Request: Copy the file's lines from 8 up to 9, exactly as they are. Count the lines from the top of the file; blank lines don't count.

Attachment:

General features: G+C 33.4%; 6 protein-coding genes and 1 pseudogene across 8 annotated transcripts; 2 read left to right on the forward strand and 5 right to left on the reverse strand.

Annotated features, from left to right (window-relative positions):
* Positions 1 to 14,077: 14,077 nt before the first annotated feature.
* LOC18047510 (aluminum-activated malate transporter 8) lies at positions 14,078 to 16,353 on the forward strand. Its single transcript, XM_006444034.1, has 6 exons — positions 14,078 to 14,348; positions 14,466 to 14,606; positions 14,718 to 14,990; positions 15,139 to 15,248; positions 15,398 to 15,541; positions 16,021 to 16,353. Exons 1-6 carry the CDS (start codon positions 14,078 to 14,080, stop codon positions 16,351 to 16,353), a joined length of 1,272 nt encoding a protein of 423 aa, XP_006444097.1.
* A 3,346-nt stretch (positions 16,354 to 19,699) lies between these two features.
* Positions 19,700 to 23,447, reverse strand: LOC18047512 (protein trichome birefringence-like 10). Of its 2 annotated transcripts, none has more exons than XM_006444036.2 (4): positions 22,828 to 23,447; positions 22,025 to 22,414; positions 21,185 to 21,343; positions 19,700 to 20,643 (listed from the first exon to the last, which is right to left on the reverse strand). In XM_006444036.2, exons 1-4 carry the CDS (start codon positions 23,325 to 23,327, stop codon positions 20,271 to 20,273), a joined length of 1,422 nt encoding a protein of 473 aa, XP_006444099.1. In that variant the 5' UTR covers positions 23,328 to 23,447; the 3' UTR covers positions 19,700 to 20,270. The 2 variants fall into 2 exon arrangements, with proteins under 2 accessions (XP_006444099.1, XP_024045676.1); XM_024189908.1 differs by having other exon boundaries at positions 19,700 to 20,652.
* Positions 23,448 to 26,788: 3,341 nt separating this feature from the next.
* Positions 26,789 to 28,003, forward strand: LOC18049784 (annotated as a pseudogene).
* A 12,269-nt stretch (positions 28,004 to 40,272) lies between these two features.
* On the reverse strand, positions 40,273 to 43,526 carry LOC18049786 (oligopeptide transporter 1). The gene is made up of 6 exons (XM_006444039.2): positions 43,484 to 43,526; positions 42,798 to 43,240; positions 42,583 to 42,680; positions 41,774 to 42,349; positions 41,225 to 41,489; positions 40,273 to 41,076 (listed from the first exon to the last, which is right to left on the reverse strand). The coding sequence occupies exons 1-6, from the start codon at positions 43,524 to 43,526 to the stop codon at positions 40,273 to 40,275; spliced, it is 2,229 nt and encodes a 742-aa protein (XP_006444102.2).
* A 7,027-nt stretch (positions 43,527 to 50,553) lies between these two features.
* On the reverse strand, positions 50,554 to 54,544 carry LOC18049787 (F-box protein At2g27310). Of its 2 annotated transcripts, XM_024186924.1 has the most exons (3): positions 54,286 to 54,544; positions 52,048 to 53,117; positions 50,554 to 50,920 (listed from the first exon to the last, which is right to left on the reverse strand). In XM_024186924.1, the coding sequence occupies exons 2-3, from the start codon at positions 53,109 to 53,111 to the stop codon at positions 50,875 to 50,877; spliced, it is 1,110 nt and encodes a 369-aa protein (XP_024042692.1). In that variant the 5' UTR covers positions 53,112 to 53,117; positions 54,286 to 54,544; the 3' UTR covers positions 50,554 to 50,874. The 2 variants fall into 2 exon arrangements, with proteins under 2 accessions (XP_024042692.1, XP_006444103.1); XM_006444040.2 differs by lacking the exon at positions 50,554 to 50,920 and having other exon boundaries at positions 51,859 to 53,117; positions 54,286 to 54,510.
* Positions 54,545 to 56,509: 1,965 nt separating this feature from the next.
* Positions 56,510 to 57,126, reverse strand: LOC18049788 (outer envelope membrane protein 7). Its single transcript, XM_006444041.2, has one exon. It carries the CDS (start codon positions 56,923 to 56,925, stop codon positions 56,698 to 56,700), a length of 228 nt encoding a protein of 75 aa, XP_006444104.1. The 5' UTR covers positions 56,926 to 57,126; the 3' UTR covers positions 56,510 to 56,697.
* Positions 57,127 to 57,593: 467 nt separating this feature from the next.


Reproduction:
* Positions 26,789 to 28,003, forward strand: LOC18049784 (annotated as a pseudogene).
* A 12,269-nt stretch (positions 28,004 to 40,272) lies between these two features.